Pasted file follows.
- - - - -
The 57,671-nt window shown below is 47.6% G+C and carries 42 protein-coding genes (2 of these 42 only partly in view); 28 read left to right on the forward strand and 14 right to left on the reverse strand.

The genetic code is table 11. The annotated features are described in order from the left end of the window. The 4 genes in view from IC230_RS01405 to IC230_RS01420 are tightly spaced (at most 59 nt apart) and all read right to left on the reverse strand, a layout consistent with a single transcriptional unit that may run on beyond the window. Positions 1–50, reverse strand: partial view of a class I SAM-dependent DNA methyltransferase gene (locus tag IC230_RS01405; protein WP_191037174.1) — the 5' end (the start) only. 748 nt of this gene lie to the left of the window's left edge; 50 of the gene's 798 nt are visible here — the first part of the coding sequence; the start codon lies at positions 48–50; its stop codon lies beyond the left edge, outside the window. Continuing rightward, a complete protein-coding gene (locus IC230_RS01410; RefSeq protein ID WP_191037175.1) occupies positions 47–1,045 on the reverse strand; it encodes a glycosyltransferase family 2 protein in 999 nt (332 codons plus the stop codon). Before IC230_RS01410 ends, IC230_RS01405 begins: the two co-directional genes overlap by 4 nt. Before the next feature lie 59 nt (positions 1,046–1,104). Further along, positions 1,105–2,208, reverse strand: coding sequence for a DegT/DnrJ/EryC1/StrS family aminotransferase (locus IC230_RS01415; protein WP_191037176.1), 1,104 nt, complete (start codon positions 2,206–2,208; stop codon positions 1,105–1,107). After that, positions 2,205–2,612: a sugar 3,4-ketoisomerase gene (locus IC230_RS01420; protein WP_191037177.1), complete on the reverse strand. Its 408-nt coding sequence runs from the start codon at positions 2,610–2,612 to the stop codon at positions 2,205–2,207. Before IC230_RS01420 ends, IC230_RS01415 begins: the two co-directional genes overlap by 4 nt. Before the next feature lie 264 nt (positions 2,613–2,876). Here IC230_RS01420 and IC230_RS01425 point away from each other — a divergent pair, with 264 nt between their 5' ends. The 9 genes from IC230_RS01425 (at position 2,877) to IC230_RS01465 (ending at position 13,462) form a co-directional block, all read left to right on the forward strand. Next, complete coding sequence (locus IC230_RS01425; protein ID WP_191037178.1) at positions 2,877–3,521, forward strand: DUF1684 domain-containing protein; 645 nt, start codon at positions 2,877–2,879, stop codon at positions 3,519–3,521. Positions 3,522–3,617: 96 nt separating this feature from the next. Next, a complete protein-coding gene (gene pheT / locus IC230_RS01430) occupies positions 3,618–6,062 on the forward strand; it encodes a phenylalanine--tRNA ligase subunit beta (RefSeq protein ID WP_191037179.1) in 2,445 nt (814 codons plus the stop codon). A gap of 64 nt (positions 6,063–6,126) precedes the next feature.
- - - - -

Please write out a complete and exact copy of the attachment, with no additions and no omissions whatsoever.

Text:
The 57,671-nt window shown below is 47.6% G+C and carries 42 protein-coding genes (2 of these 42 only partly in view); 28 read left to right on the forward strand and 14 right to left on the reverse strand.

The genetic code is table 11. The annotated features are described in order from the left end of the window. The 4 genes in view from IC230_RS01405 to IC230_RS01420 are tightly spaced (at most 59 nt apart) and all read right to left on the reverse strand, a layout consistent with a single transcriptional unit that may run on beyond the window. Positions 1–50, reverse strand: partial view of a class I SAM-dependent DNA methyltransferase gene (locus tag IC230_RS01405; protein WP_191037174.1) — the 5' end (the start) only. 748 nt of this gene lie to the left of the window's left edge; 50 of the gene's 798 nt are visible here — the first part of the coding sequence; the start codon lies at positions 48–50; its stop codon lies beyond the left edge, outside the window. Continuing rightward, a complete protein-coding gene (locus IC230_RS01410; RefSeq protein ID WP_191037175.1) occupies positions 47–1,045 on the reverse strand; it encodes a glycosyltransferase family 2 protein in 999 nt (332 codons plus the stop codon). Before IC230_RS01410 ends, IC230_RS01405 begins: the two co-directional genes overlap by 4 nt. Before the next feature lie 59 nt (positions 1,046–1,104). Further along, positions 1,105–2,208, reverse strand: coding sequence for a DegT/DnrJ/EryC1/StrS family aminotransferase (locus IC230_RS01415; protein WP_191037176.1), 1,104 nt, complete (start codon positions 2,206–2,208; stop codon positions 1,105–1,107). After that, positions 2,205–2,612: a sugar 3,4-ketoisomerase gene (locus IC230_RS01420; protein WP_191037177.1), complete on the reverse strand. Its 408-nt coding sequence runs from the start codon at positions 2,610–2,612 to the stop codon at positions 2,205–2,207. Before IC230_RS01420 ends, IC230_RS01415 begins: the two co-directional genes overlap by 4 nt. Before the next feature lie 264 nt (positions 2,613–2,876). Here IC230_RS01420 and IC230_RS01425 point away from each other — a divergent pair, with 264 nt between their 5' ends. The 9 genes from IC230_RS01425 (at position 2,877) to IC230_RS01465 (ending at position 13,462) form a co-directional block, all read left to right on the forward strand. Next, complete coding sequence (locus IC230_RS01425; protein ID WP_191037178.1) at positions 2,877–3,521, forward strand: DUF1684 domain-containing protein; 645 nt, start codon at positions 2,877–2,879, stop codon at positions 3,519–3,521. Positions 3,522–3,617: 96 nt separating this feature from the next. Next, a complete protein-coding gene (gene pheT / locus IC230_RS01430) occupies positions 3,618–6,062 on the forward strand; it encodes a phenylalanine--tRNA ligase subunit beta (RefSeq protein ID WP_191037179.1) in 2,445 nt (814 codons plus the stop codon). A gap of 64 nt (positions 6,063–6,126) precedes the next feature.